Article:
- Maintenance of effort provisions. Under current law, requires states and local school districts to maintain a certain level of funding to be eligible for federal funds under Title I. The bill would eliminate this requirement. While doing so would allow states and school districts more discretion over education funding decisions, it means that states and school districts could drastically decrease funding levels, potentially to the long-term detriment of the students they serve. (Read more about this and other proposed funding changes on our sister blog Ed Money Watch.)
Encouraging Innovation and Effective Teachers Act
- Teacher evaluation systems. The bill would require states and school districts to develop teacher evaluation systems that:
o Include student achievement data as part of the evaluation;
o Use multiple measures in assessing teacher performance;
o Include more than two rating categories on evaluations of teacher performance;
o Make personnel decision based on the evaluations; and
o Seek input from stakeholders (parents, teachers, school leaders) in the development of the evaluation system.
- Teacher and School Leader Flexible Grant. The bill would merge the teacher quality programs funded under Title II into this new grant program. School districts, on their own or in partnership with an institution of higher education or another entity, could receive funding to:
o Increase access to alternative certification;
o Recruit, hire and retain effective teachers;
o Implement performance-based pay systems and differential incentive pay for teachers who take on additional responsibilities or teach in hard-to-staff subject areas or schools;
o Create teacher advancement paths;
o Establish new teacher or school leader induction programs and teacher residency programs; and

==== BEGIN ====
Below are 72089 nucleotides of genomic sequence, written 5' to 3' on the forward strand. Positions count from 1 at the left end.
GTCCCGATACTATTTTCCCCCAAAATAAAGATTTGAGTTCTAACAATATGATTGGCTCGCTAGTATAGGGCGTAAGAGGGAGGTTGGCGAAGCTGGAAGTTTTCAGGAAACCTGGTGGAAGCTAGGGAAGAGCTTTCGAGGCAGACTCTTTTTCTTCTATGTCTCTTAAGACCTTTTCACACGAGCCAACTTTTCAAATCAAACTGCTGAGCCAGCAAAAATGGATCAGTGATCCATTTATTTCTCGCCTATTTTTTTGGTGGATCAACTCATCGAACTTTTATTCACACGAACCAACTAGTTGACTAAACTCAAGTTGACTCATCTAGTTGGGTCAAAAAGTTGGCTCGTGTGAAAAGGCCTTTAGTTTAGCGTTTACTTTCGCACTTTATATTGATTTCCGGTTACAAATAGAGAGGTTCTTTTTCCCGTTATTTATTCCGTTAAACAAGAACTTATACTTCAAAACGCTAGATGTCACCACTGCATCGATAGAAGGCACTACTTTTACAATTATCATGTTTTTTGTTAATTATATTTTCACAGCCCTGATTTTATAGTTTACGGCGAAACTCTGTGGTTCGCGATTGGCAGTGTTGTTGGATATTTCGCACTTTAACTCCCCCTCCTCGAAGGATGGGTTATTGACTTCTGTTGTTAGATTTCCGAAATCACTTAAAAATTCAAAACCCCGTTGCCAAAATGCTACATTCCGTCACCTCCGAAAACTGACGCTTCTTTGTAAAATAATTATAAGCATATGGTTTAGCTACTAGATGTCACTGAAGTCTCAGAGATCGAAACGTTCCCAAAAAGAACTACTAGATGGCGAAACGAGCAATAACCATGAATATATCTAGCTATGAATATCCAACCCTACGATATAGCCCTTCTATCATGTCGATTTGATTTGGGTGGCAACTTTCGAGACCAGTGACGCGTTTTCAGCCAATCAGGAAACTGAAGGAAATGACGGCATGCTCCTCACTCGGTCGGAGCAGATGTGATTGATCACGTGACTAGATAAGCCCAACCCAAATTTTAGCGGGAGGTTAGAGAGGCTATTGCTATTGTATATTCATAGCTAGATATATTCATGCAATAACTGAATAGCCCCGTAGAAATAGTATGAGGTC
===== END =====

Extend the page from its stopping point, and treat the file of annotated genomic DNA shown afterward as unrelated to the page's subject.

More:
o Provide additional professional development activities or other evidence-based initiatives to increase teacher effectiveness.
- Class size reduction. The bill would cap the use of funds under Title II for class size reduction at 10 percent. (Ironically, the bill’s authors aren’t interested in “flexibility” in school budgeting in this area.) Current law does not limit the amount of funding school districts choose to use to reduce class sizes. As a rationale for this change, the committee’s summary sheet states, “A substantial amount of teacher quality funds under current law are used for this purpose, which has little to no effect on student learning.” This may be the case in the upper grades; however, researchers have found that small class sizes can make a difference in the early grades of elementary school, helping children get the more individualized attention they need to get the right start.
It is highly unlikely that either of these bills will lead to ESEA reauthorization. First, they lack bipartisan support in the House. Rep. George Miller (D-CA), ranking member on the House Education and Workforce committee said in a press release, “By abandoning efforts to reach a consensus, this partisanship shuts the door on NCLB reform in this Congress.” Second, it’s doubtful that Senator Harkin, chairman of the Senate HELP committee would consider a partisan package from the House, even if the bills received enough votes to pass. And, the HELP committee has its own comprehensive ESEA bill, which differs significantly from Kline’s proposals. Third, with the presidential election season well underway, it will soon become quite challenging for members of 112th Congress to advance any contentious legislation. The reauthorization of ESEA is quickly becoming just that.